Phosphate is the king of the planted tank

dw1305

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Hi all,
Plants evolved from algae... Unfortunately, we cannot go back in time to see the first lakes where plants evolved in and see if they ended up outcompeting the algae
It takes a bit of time to get your head around it, but evolution <"isn't quite like that">. Richard Dawkins <"The Ancestor's Tale"> is a useful read, if you are interested in this area.

Where organisms are related they have a common ancestor (at the nodes, the branching points in the figure). All photosynthetic organisms have a <"common ancestor">, which was a cyanobacteria. That common ancestor is equally related to all the extant photosynthetic organisms.

The ancestor of both the Green Algae and the Plants was an "algae", but it is equally related to all of <"that clade"> that are still extant.

cheers Darrel
 

JoshP12

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Wonderful conversation so far folks.

Here is a question I have: Why do I not have visible algae on my rotala, then. Under my proposed cause, we can simply say that my CO2 concentration is high enough that photorespiration is suppressed and an algal bloom is not triggered - and I am quite satisfied.

However, assume that it is not right, then why do I not have algae smothered on my rotala? It is disintegrating (the new growth "looks nice" on some - although some are thin like tissue paper, but they are getting better daily due to my changes). I ripped up the entire substrate, flooded the tank with ammonia. I have left the tank with 100% lights on, EI level ferts, high CO2, good flow for at least a week and no algae.

I literally uprooted the entire tank prior to this and threw everything out of whack.

Surely, a week of high lights + CO2 + ferts + plants changing themselves AFTER a massive rescape is enough under sub-optimal conditions to bloom algae. Is it not?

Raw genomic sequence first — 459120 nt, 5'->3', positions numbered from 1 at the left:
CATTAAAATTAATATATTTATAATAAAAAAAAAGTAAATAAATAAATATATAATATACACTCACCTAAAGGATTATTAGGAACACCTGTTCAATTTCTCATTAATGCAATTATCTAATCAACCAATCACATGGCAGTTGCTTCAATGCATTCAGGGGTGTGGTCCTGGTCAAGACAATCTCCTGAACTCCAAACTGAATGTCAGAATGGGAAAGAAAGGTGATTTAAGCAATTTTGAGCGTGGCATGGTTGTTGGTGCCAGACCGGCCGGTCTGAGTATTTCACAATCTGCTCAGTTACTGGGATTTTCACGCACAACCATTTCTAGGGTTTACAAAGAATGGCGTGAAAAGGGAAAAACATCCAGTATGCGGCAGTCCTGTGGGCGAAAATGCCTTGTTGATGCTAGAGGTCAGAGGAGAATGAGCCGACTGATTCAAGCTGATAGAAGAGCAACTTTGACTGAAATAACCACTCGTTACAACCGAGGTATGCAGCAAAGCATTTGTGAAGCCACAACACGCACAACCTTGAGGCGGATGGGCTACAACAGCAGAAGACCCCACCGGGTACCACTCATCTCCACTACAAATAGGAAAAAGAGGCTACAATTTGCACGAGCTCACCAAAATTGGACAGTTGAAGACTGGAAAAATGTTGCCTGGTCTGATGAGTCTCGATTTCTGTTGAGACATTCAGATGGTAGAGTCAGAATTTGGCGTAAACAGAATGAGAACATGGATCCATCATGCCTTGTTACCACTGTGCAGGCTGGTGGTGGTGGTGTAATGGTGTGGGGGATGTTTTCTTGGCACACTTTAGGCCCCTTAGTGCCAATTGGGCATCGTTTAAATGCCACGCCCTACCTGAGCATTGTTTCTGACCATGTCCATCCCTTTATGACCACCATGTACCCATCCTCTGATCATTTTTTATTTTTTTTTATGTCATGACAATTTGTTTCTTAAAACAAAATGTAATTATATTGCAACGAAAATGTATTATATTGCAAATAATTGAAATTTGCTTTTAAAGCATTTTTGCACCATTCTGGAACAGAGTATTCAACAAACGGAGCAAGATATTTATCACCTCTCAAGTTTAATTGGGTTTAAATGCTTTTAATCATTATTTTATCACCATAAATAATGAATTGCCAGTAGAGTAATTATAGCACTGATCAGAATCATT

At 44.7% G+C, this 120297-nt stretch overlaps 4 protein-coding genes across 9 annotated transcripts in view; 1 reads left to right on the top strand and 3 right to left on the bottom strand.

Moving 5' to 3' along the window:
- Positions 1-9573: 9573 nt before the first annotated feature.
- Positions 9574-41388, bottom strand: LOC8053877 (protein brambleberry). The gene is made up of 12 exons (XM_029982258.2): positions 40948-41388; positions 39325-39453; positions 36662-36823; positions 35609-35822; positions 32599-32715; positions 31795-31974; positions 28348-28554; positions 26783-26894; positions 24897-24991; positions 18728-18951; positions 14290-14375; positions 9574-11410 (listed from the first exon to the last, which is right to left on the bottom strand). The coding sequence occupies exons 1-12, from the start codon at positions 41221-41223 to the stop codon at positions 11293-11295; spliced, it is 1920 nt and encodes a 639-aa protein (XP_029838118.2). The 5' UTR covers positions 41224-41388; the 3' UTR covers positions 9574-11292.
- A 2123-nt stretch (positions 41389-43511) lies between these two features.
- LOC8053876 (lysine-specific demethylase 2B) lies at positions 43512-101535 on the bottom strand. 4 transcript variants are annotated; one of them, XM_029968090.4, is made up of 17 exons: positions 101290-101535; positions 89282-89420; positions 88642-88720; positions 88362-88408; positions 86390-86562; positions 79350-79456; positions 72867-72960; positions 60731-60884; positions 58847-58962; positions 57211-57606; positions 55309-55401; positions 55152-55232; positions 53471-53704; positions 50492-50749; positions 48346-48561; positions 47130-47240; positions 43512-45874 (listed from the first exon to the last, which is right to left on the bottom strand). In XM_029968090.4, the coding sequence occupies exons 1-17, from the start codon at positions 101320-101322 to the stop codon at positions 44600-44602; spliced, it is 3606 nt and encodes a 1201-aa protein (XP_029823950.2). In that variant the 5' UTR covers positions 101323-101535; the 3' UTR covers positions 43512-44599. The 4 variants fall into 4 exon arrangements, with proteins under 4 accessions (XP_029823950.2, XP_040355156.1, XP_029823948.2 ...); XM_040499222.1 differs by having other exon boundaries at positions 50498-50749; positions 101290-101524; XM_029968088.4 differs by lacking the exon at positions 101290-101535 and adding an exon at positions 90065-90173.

Josh

EDIT: surely there is microscopic algae - but I would expect a bloom based on everything that I have done.
 

JoshP12

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Further, part of the reason high light is that much harder is not only because it pushes phosphate consumption (especially under EI conditions, the limitor becomes CO2)- it increases the rate of photolysis; as a result, we oxygenate the water. That O2:CO2 is going to flip the plant from photosynthesis to photorespiration. As a result, our CO2 concentration needs to be higher for two reasons:
1) keep up with the produced ATP and NADPH
2) keep the plant from photorespiration ... as a result, keeping algae at bay (under my assumptions).


This is where the notion that if you turn up light and not CO2, then you will get algae comes from. Unless of course you are riding such high concentrations of CO2 beforehand - in such high light won't do anything (like in my tank ... I never upped my CO2 for 3x a light increase - no adverse effects).
 

dw1305

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Hi all,
The balance of what? We often refer to this enigmatic balance yet no one defines it.
Well we don't really know, we are in <"Donald Rumsfeld territory">.

In terms of <"phosphate availability driving photosynthesis">, I think it does, but only in the same way all that light and all the other nutrients do, you are nearly always going to have a limiting nutrient via Liebig's law (in @Zeus. post). Plant growth is <"like an assembly line">, you need all the components or you don't get a finished "car".

Personally I practice nutrient depletion in the water column, unfortunately what happens in the substrate is a total unknown (for me and <"everyone else">). My only suggestion for the substrate is to leave it relatively undisturbed.

I don't actually know what level I have of any of the plant nutrients in the water column, or which is/are limiting plant growth, but I know I don't have many of any of them because the measure of all ions, the electrical conductivity is low. If I have a conductivity value of 100 microS (~64ppm TDS) I don't have many ions of any description.

Do I have enough nutrients to <"support plant growth?"> I do. How do I know this? <"The plants are growing">.

cheers Darrel
 
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JoshP12